Contrary to what some people think, all firearm owners are not of the same mind when it comes to shooting and hunting. Many firearm owners don’t hunt and the reasons they don’t are almost as varied as the people who own and shoot firearms, and do hunt. Some have firearms for self defense because of a perceived rise in violent crime including assault and the increased awareness of home burglaries. That also seems to be the reason that firearm ownership is increasing in Europe and the United Kingdom.
Some people really enjoy target shooting and socializing with other target shooters at the shooting range, while some people enjoy collecting firearms, but rarely shoot those firearms.
Texas A&M University where I taught for 25 years has one of the most impressive gun collections in the United States. The collection includes MatchIocks, Flintlocks, Percussion rifles and pistols as well as more modern firearms that use smokeless powder ammunition. One of my favorite rifles in that collection is an old, black-powder, four-bore elephant gun. I’m just amazed anyone would carry a rifle that big and heavy across Africa hunting the “Big Five,” for which Africa is famous. I suspect that because that rifle had to be reloaded with powder, patch and ball as well as putting powder in the pan, between shots, the hunter got trounced by one of the Big Five as often as the first shot ended the hunt.
Those of us that hunt in North America are also a varied group in what we like to hunt, the calibers we use and our particular hunting ethics. I think most of us agree on a basic list of ethical hunting practices, but some of us are trophy hunters and won’t shoot unless the game fits our requirements of antler points, general size and whatever else we think is important.
We also don’t all use the same caliber of rifle or the same type of bullet for deer, elk, moose, pronghorn and other game. For example, I hunt coyotes with a 55- to 63-grain bullet in .223/5.56 caliber, deer with a .30-30 Winchester lever action, .30-06, or a .300 Weatherby Magnum in bolt action depending on terrain, tree and brush cover, and distance at which I might have to shoot. I usually load the .30-30 with Hornady 160-grain LEVERevelution ammunition, and 180-grain bullets in both the .30-06 Springfield and the .300 Weatherby.
When choosing ammunition for the .30-06, I generally use Remington Core-Lokt ammunition. I load my own 180-grain bullets in front of 80 grains of Reloader 22, for my .300 Weatherby or I use Weatherby’s 180-grain Spire Point bullets.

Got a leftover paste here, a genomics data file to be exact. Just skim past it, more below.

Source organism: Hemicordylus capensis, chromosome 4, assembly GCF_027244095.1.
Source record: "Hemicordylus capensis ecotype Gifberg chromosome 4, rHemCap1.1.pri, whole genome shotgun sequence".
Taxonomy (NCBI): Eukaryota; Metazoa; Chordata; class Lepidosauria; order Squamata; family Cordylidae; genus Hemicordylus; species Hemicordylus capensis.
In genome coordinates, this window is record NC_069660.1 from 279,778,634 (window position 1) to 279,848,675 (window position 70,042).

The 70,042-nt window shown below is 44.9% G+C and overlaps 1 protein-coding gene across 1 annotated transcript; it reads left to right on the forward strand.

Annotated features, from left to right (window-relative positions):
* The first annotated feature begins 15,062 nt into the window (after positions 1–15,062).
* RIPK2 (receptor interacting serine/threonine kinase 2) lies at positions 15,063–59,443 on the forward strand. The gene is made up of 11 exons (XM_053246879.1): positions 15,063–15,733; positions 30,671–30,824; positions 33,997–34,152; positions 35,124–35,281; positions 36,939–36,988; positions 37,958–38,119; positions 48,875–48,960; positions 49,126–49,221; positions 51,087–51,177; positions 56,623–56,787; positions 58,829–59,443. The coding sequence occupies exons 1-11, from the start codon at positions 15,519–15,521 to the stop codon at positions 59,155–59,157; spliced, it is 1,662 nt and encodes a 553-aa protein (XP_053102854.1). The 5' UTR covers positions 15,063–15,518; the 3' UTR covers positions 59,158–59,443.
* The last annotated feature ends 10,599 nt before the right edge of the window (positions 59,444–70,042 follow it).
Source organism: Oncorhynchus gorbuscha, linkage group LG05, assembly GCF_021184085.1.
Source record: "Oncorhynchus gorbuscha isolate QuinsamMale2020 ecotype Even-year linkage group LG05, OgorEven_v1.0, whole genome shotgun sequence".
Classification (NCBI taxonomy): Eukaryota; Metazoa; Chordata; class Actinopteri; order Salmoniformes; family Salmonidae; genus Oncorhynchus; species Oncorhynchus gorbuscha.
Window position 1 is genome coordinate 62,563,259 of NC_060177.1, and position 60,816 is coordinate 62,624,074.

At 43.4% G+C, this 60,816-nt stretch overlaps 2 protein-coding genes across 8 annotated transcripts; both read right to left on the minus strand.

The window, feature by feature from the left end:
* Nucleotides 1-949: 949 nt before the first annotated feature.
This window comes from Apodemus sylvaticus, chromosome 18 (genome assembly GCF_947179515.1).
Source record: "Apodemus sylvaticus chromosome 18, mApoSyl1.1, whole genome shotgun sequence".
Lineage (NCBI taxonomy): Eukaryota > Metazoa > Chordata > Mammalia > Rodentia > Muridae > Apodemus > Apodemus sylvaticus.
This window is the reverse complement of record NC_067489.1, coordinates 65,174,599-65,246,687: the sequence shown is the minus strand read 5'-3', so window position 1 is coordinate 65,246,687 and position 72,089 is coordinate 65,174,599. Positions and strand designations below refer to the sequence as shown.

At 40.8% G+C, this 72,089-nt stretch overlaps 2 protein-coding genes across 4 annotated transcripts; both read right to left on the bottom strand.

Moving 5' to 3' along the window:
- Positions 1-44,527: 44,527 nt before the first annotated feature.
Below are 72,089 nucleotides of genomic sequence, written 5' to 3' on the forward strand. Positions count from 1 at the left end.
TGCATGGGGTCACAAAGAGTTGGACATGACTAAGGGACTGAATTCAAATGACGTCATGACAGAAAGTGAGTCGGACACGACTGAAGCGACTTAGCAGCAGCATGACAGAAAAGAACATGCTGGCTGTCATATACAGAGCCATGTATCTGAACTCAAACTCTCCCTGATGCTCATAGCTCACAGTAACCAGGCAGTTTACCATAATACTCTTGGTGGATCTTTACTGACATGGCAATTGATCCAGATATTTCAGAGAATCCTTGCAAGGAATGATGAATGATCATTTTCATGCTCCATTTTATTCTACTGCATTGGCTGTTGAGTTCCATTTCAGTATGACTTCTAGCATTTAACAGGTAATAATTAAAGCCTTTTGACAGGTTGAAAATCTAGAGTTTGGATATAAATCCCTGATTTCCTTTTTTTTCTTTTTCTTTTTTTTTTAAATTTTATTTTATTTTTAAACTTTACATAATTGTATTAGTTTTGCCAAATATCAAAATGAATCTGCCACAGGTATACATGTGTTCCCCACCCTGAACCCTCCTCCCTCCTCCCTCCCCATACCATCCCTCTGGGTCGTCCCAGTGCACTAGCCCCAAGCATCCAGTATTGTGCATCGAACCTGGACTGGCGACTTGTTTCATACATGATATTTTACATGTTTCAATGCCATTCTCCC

I am a little old school, and don’t trust polymer tips on bullets to not start deforming from the heat generated by the magnum calibers with muzzle velocities over 3000 feet per second. However, there are many hunters who will gladly sing the praises of polymer tip bullets such as the “Ballistic Tip” bullets in the Weatherby line of ammunition and Hornady’s polymer tips.
We don’t all agree on the best caliber and bullet weight for the game we hunt either. Jose Sarber, a game warden out of Saint Petersburg, Alaska, never used anything bigger that a .30-6 on Alaska brown bear. His favorite bear load was the now obsolete 172 grain Western Tool and Copper Company open-point bullet with enough powder behind it to move it along at 2,750 to 2,800 feet per second. Jack O’ Conner, a well known hunting writer also liked the .30- 06 for the Alaskan Brownies, but opted for 180- and 220-grain bullets for the big bears.
Today many hunters have decided that the .270 Winchester and the .30-06 just aren’t up to really large North American game, even though they were most hunter’s favorite big-game calibers until the late 1950s when the big-bore magnum rooting section started trying to convince us that the 30-caliber magnums and up were the only calibers a real man or woman would use on anything over 700 pounds.
Some of us talk back to the magnum crowd, reminding them that it doesn’t matter how big a cannon one uses, if you can’t place the shot in the vitals, the big stuff won’t go down. If you can place the shot in the vitals, .270s and .30-06s do a really good job at the distance they were designed for. I didn’t purchase a .300 Weatherby as much for the particular type of game I hunt, as for the distance I think I will have to shoot whatever I am hunting.
I and one other of the guys I hunt with carry single-action pistols in .45 Colt and .357 mag. The rest carry their rifle and no side arm.
I am an ambush hunter. I like to get up early and get settled in a spot overlooking a game trail where I have seen game while scouting the area before the season opens. Most of the others in our group can’t sit anywhere more than five minutes and like to move quietly through the area using the tree line or any cover they can find. I probably cover close to the same amount ground they do by starting out early to reach the spot where I want to be, but once I’m there I don’t move very much. I’ve even had hunters who are moving around, spook game right into my area.
So we have our differences, but we all enjoy hunting, shooting and gun collecting on our own terms.
Smokey Merkley was raised in Idaho and has been hunting since he was 10 years old. He can be contacted at email@example.com.